On Saturday, we traveled from Røst back to Leknes via airplane and then made a 45-minute drive south to the village of Reine, the administrative center of Moskenes municipality and a commercial center since 1743. Approximately 350 people live in this beautiful, small village that is surrounded by striking vertical peaks and a crystal-clear harbor on one side and the vast Norwegian Sea on the other side.

Although fishing and whaling are major economic forces in Reine, tourism has fast become an important focus as tens of thousands of people from around the world visit the village annually. Allers, the largest weekly magazine in Norway, selected Reine as the most beautiful village in Norway in the late 1970s. Today, this distinction continues to draw in tourists during all seasons.

After a quick lunch in a local Reine café, we parked our car off the main highway, packed up the camera gear and water bottles, and hiked down the road to the base of the Reinebringen. The Reinebringen (400 meters, about 1,000 feet) is a picturesque mountain just a few minutes from the main Reine village. It is accessible by a once-described “secret” passage (that is not so “secret” anymore as there are arrows on the pavement leading you to the trailhead) hidden in the bushes. Once we found the passage, we climbed up a dried riverbed and began hiking the seemingly endless array of steep switchbacks.

Justin atop the Reinebringen, looking down over Reine.

The view from the trail was breathtaking as you can immediately see the minuscule curving highway below dwarfed by the grandeur of the Norwegian Sea. The terrain followed an exponential curve of steepness as we hiked toward the summit. Approximately three-quarters of the way up the mountain LTML’s resident climbing specialist, Justin, continued on while Aaron and Charlie stopped to relax. You are not awarded with the grand view overlooking the village of Reine until you reach the summit. Justin was able to capture some truly awe-inspiring landscape photographs from his journey to the top.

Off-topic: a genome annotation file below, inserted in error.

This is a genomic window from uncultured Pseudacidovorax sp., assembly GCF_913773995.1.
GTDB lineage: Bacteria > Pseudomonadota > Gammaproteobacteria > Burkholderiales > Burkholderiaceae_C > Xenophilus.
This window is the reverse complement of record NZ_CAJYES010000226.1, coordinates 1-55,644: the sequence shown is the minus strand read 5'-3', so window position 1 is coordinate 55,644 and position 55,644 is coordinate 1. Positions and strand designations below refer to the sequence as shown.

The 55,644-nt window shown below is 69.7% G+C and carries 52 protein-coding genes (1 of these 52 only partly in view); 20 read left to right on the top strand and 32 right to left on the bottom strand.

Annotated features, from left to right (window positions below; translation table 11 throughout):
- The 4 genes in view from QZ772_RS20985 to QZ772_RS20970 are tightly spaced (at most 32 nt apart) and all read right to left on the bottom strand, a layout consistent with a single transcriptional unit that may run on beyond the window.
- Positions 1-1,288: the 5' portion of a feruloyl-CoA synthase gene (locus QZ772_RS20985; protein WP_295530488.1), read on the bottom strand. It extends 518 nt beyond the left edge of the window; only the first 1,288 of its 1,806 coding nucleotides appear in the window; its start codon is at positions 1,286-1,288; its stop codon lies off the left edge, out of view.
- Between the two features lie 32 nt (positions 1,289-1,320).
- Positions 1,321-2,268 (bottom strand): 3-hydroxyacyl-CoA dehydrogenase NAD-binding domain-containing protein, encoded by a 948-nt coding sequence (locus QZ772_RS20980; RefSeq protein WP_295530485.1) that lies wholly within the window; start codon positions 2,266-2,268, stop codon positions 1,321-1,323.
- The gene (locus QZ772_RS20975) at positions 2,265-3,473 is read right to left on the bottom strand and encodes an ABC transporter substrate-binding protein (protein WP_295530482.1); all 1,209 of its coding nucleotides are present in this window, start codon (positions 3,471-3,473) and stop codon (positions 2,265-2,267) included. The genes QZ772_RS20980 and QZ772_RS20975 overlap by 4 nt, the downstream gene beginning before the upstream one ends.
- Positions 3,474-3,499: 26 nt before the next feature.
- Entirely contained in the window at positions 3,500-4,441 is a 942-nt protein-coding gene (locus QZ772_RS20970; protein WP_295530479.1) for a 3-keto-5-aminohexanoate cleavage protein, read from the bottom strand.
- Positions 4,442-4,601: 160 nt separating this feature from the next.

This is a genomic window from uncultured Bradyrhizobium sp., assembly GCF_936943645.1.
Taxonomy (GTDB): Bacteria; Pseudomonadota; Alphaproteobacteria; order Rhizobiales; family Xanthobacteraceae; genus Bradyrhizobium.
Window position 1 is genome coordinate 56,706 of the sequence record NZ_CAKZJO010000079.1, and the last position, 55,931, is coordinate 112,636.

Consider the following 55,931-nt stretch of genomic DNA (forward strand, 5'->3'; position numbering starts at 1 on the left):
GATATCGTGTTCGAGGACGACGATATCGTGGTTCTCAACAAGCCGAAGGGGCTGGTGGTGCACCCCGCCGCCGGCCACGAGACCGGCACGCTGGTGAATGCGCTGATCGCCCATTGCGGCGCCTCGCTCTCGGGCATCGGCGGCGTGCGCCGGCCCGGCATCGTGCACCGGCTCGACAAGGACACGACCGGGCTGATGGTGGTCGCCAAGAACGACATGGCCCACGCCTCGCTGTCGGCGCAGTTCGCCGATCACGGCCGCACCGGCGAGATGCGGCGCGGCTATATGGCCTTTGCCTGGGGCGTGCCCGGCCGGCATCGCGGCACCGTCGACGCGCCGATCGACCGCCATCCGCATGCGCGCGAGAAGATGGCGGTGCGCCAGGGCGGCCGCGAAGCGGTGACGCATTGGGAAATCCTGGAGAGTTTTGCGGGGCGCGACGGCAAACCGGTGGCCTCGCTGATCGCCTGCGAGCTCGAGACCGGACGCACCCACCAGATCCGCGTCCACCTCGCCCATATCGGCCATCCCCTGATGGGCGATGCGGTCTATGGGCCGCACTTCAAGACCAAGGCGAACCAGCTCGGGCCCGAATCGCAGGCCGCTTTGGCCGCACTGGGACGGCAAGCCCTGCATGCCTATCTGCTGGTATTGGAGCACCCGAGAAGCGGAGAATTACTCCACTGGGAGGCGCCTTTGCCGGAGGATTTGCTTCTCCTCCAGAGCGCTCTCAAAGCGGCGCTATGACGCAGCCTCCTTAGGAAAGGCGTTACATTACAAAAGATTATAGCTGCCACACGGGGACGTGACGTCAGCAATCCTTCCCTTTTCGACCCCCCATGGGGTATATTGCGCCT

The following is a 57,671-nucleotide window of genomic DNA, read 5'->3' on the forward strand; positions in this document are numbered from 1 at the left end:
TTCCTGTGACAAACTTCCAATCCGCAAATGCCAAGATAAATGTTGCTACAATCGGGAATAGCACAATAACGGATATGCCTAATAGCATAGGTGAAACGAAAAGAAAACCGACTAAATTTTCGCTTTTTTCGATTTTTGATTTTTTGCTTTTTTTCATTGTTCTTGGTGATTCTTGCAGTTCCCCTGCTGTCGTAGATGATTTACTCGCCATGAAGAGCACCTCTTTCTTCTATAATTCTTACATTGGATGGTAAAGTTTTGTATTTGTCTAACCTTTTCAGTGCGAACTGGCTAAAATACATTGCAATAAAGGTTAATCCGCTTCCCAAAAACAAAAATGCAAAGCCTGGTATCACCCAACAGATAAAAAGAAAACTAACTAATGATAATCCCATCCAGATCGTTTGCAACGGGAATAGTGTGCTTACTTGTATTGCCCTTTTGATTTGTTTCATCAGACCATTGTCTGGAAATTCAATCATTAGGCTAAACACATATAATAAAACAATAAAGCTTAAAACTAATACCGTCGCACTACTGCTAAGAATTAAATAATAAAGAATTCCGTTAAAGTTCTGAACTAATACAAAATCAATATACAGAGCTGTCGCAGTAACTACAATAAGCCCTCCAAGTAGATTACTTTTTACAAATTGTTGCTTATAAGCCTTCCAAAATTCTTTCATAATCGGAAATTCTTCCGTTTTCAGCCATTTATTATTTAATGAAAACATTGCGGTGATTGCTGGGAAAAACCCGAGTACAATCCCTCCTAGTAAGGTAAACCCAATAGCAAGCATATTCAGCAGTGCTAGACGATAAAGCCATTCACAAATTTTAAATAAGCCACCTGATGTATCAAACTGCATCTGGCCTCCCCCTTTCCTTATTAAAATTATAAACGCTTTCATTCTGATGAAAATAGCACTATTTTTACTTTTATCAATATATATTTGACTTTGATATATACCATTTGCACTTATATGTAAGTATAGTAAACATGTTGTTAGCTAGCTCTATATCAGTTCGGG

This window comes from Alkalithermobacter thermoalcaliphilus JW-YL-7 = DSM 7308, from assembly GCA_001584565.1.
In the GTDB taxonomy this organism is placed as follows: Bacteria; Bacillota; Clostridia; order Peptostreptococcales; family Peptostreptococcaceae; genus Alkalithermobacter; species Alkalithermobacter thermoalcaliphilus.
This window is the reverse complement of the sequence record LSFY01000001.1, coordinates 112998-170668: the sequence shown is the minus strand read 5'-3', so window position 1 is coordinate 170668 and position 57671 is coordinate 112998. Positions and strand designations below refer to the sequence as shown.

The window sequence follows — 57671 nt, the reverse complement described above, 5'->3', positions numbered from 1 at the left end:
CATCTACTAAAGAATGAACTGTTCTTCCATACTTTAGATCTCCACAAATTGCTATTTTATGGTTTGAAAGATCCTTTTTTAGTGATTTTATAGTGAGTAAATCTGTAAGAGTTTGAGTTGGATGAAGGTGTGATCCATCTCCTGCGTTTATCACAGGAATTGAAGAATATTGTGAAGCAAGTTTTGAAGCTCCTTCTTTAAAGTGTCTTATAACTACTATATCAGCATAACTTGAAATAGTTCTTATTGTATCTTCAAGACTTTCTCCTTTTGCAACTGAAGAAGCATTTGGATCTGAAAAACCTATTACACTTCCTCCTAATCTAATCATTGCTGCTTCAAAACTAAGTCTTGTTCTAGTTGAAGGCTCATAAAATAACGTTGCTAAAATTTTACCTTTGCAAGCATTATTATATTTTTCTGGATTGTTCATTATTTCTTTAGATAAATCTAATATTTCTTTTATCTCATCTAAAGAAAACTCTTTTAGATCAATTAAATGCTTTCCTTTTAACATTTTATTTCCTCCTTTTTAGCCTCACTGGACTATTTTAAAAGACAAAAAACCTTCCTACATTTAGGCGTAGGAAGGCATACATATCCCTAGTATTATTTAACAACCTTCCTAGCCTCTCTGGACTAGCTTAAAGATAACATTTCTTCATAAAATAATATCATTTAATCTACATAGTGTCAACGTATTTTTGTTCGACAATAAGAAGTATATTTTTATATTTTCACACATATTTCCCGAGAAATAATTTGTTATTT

After our descent down the mountain, we arrived back at our car and took a short break. Next to our car an elderly man by the name of Andrew began setting up his paintings of Reine against the guardrail where many tourists photograph the famous view.

Charlie and Aaron pose with Andrew, a local painter in Reine.

After discussing his paintings with us, we interviewed Andrew on his thoughts about the region and how education connects to his work. Once a primary school teacher, he believed that his education provided him with the opportunity to travel the world and experience the many landscapes that inspire his paintings every day.

Although we never saw or photographed a puffin, the past few days have been filled with rich adventures and conversations. The island of Røst and the community of Reine are truly magical places. From stockfish to puffins to majestic mountains, these islands will never be forgotten. A heartfelt thank you to both communities and all the people we were fortunate enough to speak with during our short stay. We appreciated your insights, humor, and generosity. Your contributions to the Earthducation project are greatly valued.

Have YOU contributed to Earthducation yet? What are your thoughts on the intersections or disconnections between education and sustainability in your life?

View the complete photo gallery for this leg of the trip.